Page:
Extreme landings: touching down among the peaks of the Himalayas

Here's one flight you'll really want a window seat for, if you can hold your nerve. Gunnar Garfors recounts his adrenalin-fuelled landing at Butan's Paro Airport.

Pilots have to weave around mountain peaks and houses on the approach into Paro Valley. Source: Yelha Bhutan Tours & Travels/Facebook.

For passengers, the approach to Paro Airport in Bhutan offers some of the most spectacular views.

But for pilots there is no time to admire the scenery as this is one of the world’s most challenging airports to fly into.

Flights into Paro Airport are only allowed during daylight hours and are weather-permitting, so you’ll need to be flexible with your travel plans.

Only eight pilots are licensed to land at the remote Himalayan airport, which requires a precision approach and landing.

Most pilots work for Drukair, Bhutan’s national carrier that takes part of its name ‘Druk’ (dragon) from Bhutan’s Tibetan name ‘Land of the Thunder Dragon.’

The pilots making the approach also have to fly like a dragon in zigzag moves that reminded me of slalom skiing.

To soak up the best views, choose a window seat on the left hand side of the aircraft and keep your camera ready, if you can hold it steady!

Drukair has a fleet of two Airbus A319s and an ATR-42, which are the few aircraft permitted to fly into Paro Airport.

Watch this video to see why:

Tashi Air, a domestic airline with a sole eight-seat Pilatus plane also serves Paro airport, which believe it or not, offers free Wi-Fi!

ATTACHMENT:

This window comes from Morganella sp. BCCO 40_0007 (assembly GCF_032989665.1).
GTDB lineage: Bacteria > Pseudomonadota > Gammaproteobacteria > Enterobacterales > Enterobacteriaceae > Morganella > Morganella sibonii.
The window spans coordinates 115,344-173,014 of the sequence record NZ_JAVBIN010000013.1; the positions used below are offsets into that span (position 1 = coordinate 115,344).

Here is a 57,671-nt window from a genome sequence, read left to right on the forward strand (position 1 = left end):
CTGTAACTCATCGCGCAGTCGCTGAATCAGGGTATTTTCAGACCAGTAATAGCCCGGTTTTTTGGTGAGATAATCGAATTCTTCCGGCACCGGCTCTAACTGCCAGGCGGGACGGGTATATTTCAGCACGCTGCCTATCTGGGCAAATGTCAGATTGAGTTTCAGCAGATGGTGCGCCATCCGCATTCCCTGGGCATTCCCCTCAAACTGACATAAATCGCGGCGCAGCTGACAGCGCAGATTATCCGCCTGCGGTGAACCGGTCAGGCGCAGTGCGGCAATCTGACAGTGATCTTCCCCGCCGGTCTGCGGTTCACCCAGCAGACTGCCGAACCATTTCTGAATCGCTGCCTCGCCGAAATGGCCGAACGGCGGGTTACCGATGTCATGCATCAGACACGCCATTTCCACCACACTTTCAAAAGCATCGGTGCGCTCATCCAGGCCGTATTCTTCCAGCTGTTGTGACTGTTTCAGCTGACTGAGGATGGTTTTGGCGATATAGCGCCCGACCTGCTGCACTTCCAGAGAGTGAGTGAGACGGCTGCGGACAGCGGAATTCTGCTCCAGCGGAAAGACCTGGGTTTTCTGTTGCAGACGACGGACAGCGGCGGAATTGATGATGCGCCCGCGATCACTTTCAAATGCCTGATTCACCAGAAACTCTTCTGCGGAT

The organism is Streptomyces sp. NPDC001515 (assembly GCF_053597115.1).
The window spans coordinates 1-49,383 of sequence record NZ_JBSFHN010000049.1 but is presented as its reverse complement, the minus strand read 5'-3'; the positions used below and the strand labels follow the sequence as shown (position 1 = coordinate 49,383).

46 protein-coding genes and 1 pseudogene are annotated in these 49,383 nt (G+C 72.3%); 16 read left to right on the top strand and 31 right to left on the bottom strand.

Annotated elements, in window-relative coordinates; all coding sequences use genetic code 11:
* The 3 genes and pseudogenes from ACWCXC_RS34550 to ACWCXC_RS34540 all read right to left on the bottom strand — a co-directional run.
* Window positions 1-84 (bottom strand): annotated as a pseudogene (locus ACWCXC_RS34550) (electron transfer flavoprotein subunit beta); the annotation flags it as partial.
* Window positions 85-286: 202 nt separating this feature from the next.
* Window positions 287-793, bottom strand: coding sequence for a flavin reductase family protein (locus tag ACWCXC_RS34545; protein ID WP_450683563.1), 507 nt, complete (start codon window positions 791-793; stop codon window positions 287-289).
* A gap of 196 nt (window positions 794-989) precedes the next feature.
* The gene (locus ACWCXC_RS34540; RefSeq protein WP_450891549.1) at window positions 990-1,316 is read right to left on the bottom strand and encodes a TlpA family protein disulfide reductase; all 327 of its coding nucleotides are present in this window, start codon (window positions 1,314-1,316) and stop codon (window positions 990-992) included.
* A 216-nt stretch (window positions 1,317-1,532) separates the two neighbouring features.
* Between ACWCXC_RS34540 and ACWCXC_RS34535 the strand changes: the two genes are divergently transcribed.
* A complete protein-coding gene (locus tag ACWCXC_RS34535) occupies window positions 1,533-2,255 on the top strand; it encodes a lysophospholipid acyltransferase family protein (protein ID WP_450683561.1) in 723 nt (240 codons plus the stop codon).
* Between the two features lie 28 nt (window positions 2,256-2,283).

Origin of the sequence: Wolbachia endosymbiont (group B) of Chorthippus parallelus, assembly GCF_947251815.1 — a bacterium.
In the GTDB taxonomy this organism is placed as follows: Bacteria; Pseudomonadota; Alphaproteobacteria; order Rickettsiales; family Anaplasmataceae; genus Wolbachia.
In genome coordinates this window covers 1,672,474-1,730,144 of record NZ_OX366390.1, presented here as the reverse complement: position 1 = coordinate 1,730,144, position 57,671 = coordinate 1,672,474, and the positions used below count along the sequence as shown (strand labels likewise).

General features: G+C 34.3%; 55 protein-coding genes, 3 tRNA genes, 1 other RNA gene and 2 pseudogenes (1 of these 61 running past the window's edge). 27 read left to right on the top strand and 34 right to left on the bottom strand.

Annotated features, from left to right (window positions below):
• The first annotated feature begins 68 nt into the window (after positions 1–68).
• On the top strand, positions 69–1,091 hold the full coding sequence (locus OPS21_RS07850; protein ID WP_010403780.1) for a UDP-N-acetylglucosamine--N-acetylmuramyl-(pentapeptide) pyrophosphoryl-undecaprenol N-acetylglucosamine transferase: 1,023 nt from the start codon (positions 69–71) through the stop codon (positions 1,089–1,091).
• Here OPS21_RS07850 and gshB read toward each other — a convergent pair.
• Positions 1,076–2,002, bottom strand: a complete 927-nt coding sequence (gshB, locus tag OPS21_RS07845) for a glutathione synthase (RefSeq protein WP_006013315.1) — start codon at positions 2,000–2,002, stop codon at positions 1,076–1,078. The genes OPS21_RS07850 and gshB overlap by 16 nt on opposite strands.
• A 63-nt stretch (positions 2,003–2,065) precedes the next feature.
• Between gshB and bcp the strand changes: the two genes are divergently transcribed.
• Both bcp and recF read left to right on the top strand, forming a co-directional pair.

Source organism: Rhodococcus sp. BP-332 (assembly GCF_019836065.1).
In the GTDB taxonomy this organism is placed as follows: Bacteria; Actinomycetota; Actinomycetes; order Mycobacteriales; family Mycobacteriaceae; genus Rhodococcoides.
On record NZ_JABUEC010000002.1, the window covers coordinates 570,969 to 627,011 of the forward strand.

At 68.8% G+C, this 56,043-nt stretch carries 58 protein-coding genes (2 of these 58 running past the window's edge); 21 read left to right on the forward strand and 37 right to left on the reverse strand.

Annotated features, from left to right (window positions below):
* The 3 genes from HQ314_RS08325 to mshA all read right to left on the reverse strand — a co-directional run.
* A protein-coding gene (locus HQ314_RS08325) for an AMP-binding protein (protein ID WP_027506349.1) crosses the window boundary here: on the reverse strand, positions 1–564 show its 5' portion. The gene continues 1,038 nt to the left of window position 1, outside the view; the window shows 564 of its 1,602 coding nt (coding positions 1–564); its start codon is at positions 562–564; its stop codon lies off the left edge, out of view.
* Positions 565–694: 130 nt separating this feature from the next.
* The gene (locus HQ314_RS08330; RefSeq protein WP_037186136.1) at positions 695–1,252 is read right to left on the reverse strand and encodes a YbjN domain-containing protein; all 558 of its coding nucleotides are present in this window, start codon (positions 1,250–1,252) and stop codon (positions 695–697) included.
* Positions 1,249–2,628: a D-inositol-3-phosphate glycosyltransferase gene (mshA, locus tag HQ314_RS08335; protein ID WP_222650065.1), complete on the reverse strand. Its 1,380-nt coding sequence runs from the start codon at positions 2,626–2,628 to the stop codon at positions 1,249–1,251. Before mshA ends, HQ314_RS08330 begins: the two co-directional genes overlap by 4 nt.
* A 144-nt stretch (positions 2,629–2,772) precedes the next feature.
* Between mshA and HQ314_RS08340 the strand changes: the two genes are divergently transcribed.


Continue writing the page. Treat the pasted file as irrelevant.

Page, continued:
Catching a glimpse of Mount Everest (pictured) on my Drukair flight from Kathmandu to Bhutan, which flies south of the great natural wonder.        Source: Gunnar Garfors

Bhutans hidden treasures

Paro Airport is an hour’s drive from Thimphu, the tiny capital of Bhutan with less than 100,000 inhabitants – overlooked by a huge Buddha statue.

One of the most famous sights in Bhutan is Paro Taktsang, or ‘The Tiger’s Nest’: an amazing Buddhist temple in the clouds. It was built in 1692 and is still in daily use by monks, who may even let you sit in on their prayers: a truly unforgettable experience.

Tiger’s Nest, Bhutan. Source: Gunnar Garfors


From the airport, the temple is a short drive and a two-hour uphill hike away. It is well worth losing your breath for!

Getting there

All tourists need a visa to enter Bhutan. Visas will only be approved if you book through a local licensed tour operator or foreign travel agent.

The Bhutanese Department of Tourism sets a minimum daily rate for all visitors to Bhutan. It must be paid in advance and covers your entire trip costs, including accommodation, all meals, transportation and a licensed tout guide. Visit the Tourism Council for more information.

What others have said

  1. woah this looks amazing – srwomheee I’d like to stay and relax for awhile! your blog has opened up so many more options in my life for traveling, so thank you and I hope you get to visit some of these incredible places in 2012! xowww.dragonnfruit.com

  2. Dear Gunnar,
    I have studied architecture and gained my diploma withe thesis of Eritrean colonial Architecture.
    I share your opinion what the situation looks like.
    But time is a good factor
    God bless Eritrea.

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